International Journal of
Biodiversity and Conservation

  • Abbreviation: Int. J. Biodivers. Conserv.
  • Language: English
  • ISSN: 2141-243X
  • DOI: 10.5897/IJBC
  • Start Year: 2009
  • Published Articles: 669

Full Length Research Paper

Responses of soil microbial biomass carbon to tillage and fertilizer types in maize cultivation in Buea, Cameroon

Amenchwi Amahnui George
  • Amenchwi Amahnui George
  • Department of Environmental Science, Faculty of Science, University of Buea, P. O. Box 63, Buea, Cameroon.
  • Google Scholar
Manga Veronica Ebot
  • Manga Veronica Ebot
  • Department of Environmental Science, Faculty of Science, University of Buea, P. O. Box 63, Buea, Cameroon.
  • Google Scholar
Tening Aaron Suh
  • Tening Aaron Suh
  • Department of Agronomic and Applied Molecular Sciences, University of Buea, P. O. Box 63, Buea, Southwest Region of Cameroon.
  • Google Scholar
Nikièma Paligwendé
  • Nikièma Paligwendé
  • Department of Education, Government of Manitoba, Canada.
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  •  Received: 30 October 2022
  •  Accepted: 25 January 2023
  •  Published: 28 February 2023

Abstract

Although soil microbial biomass (MBC) comprises less than 5% of soil organic matter, it responds rapidly to changes in soil management practices and, therefore, is generally used as an early indicators of changes in soil carbon. The objective of this study was to evaluate the effects of tillage practices (conventional tillage and no-tillage) and fertilizer types (synthetic, organic, and no fertilizer) on soil MBC. The field experiment, located in Buea, was arranged in a split-plot design with three replications and had tillage systems as main plots and fertilizer types as sub-plots. Soil samples were collected at 0–15 cm depth at an interval of 4 (early season), 8 (mid-season) and 12 (late season) weeks during the 2020 and 2021 minor and major growing seasons respectively, for the determination of soil MBC by the chloroform fumigation and extraction method. The findings of the study showed that the main effect of tillage practice and fertilizer types was nonsignificant (p>0.05) in the 2020 and 2021 study season throughout the sampling period. Plots under zero tillage with control experiments (No.Till:CON) recorded the highest soil MBC in the 2020 season (201 mg/kg) while in the 2021 season, plots under zero tillage with organic fertilization (No.Till:ORG) recorded the highest (400.4 mg/kg) soil MBC. Soil MBC was higher in the 2021 season than in the 2020 season. These findings suggest that the use of compost in combination with either conventional tillage or no-tillage in farms in the study area could potentially enhance soil MBC.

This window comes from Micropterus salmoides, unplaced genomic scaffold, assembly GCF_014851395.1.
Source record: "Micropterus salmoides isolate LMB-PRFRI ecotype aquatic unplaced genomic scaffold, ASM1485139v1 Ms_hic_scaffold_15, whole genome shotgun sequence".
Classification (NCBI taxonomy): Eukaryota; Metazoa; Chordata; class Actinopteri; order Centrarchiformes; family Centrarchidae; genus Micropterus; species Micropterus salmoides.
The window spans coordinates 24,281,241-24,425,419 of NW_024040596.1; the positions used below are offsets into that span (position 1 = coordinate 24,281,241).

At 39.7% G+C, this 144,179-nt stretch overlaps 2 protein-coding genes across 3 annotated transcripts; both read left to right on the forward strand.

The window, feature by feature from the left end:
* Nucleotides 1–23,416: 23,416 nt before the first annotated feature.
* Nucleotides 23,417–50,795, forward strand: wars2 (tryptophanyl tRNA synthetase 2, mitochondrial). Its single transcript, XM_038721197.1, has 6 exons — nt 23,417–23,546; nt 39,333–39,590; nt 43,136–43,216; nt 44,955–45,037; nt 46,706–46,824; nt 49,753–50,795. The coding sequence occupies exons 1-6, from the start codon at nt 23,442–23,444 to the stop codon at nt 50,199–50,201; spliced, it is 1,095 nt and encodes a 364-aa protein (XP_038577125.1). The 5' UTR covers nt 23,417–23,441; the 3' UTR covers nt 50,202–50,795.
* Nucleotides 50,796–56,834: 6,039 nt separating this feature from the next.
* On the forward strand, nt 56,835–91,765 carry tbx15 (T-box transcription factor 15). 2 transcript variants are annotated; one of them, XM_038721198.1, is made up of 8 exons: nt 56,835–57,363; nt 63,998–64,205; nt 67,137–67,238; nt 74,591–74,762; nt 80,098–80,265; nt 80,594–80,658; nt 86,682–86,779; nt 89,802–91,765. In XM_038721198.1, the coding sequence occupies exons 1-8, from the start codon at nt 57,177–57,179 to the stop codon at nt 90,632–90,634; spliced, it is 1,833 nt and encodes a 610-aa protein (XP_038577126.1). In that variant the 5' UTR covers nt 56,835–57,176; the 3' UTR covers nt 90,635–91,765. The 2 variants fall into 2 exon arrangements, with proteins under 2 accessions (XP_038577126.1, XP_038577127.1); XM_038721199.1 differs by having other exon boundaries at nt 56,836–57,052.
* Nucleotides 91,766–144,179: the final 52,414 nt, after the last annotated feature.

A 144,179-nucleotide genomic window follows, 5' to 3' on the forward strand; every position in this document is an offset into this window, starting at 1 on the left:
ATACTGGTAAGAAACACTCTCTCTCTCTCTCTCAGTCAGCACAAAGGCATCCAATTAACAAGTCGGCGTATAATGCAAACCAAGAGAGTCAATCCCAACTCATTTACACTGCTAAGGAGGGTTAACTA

Key words: Tillage, fertilizer type, microbial biomass carbon, carbon sequestration.